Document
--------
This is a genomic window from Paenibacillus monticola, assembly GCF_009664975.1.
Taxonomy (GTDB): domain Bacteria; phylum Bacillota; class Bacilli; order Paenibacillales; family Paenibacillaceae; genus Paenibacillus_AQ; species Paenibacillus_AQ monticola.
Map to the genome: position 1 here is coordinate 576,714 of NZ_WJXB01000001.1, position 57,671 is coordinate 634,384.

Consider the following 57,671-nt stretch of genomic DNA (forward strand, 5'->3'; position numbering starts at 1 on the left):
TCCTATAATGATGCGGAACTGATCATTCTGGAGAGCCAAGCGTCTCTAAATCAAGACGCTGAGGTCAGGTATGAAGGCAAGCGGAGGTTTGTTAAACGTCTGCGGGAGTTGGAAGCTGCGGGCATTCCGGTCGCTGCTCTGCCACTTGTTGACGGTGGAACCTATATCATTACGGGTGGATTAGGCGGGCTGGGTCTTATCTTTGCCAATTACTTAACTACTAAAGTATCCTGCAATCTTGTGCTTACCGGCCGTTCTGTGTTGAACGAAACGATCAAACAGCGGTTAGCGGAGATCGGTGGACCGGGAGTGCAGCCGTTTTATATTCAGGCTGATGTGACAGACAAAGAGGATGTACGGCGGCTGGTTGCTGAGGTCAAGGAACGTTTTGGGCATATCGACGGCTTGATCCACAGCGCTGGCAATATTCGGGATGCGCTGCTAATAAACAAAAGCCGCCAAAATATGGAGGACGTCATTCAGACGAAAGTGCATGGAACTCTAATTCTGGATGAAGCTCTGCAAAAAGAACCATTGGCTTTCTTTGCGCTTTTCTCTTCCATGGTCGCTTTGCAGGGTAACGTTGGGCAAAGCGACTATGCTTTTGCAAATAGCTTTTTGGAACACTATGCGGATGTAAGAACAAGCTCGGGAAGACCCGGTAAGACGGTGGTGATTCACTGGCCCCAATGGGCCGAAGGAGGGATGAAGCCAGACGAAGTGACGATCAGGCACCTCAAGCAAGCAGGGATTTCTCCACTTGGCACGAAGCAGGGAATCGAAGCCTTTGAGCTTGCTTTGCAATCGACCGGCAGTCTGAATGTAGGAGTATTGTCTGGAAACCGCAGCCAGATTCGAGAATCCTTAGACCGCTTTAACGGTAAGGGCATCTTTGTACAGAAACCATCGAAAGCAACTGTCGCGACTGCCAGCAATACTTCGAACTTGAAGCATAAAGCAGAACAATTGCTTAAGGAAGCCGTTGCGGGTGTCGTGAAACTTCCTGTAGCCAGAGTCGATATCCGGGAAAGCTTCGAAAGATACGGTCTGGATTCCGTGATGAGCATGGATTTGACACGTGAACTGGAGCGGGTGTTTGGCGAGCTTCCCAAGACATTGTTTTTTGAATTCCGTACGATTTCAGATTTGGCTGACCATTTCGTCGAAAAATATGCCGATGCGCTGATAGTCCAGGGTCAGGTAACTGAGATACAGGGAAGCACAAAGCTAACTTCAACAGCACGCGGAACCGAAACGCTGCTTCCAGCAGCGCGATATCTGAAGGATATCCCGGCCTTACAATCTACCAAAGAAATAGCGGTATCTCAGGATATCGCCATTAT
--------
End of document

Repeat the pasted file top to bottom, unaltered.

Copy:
This is a genomic window from Paenibacillus monticola, assembly GCF_009664975.1.
Taxonomy (GTDB): domain Bacteria; phylum Bacillota; class Bacilli; order Paenibacillales; family Paenibacillaceae; genus Paenibacillus_AQ; species Paenibacillus_AQ monticola.
Map to the genome: position 1 here is coordinate 576,714 of NZ_WJXB01000001.1, position 57,671 is coordinate 634,384.

Consider the following 57,671-nt stretch of genomic DNA (forward strand, 5'->3'; position numbering starts at 1 on the left):
TCCTATAATGATGCGGAACTGATCATTCTGGAGAGCCAAGCGTCTCTAAATCAAGACGCTGAGGTCAGGTATGAAGGCAAGCGGAGGTTTGTTAAACGTCTGCGGGAGTTGGAAGCTGCGGGCATTCCGGTCGCTGCTCTGCCACTTGTTGACGGTGGAACCTATATCATTACGGGTGGATTAGGCGGGCTGGGTCTTATCTTTGCCAATTACTTAACTACTAAAGTATCCTGCAATCTTGTGCTTACCGGCCGTTCTGTGTTGAACGAAACGATCAAACAGCGGTTAGCGGAGATCGGTGGACCGGGAGTGCAGCCGTTTTATATTCAGGCTGATGTGACAGACAAAGAGGATGTACGGCGGCTGGTTGCTGAGGTCAAGGAACGTTTTGGGCATATCGACGGCTTGATCCACAGCGCTGGCAATATTCGGGATGCGCTGCTAATAAACAAAAGCCGCCAAAATATGGAGGACGTCATTCAGACGAAAGTGCATGGAACTCTAATTCTGGATGAAGCTCTGCAAAAAGAACCATTGGCTTTCTTTGCGCTTTTCTCTTCCATGGTCGCTTTGCAGGGTAACGTTGGGCAAAGCGACTATGCTTTTGCAAATAGCTTTTTGGAACACTATGCGGATGTAAGAACAAGCTCGGGAAGACCCGGTAAGACGGTGGTGATTCACTGGCCCCAATGGGCCGAAGGAGGGATGAAGCCAGACGAAGTGACGATCAGGCACCTCAAGCAAGCAGGGATTTCTCCACTTGGCACGAAGCAGGGAATCGAAGCCTTTGAGCTTGCTTTGCAATCGACCGGCAGTCTGAATGTAGGAGTATTGTCTGGAAACCGCAGCCAGATTCGAGAATCCTTAGACCGCTTTAACGGTAAGGGCATCTTTGTACAGAAACCATCGAAAGCAACTGTCGCGACTGCCAGCAATACTTCGAACTTGAAGCATAAAGCAGAACAATTGCTTAAGGAAGCCGTTGCGGGTGTCGTGAAACTTCCTGTAGCCAGAGTCGATATCCGGGAAAGCTTCGAAAGATACGGTCTGGATTCCGTGATGAGCATGGATTTGACACGTGAACTGGAGCGGGTGTTTGGCGAGCTTCCCAAGACATTGTTTTTTGAATTCCGTACGATTTCAGATTTGGCTGACCATTTCGTCGAAAAATATGCCGATGCGCTGATAGTCCAGGGTCAGGTAACTGAGATACAGGGAAGCACAAAGCTAACTTCAACAGCACGCGGAACCGAAACGCTGCTTCCAGCAGCGCGATATCTGAAGGATATCCCGGCCTTACAATCTACCAAAGAAATAGCGGTATCTCAGGATATCGCCATTAT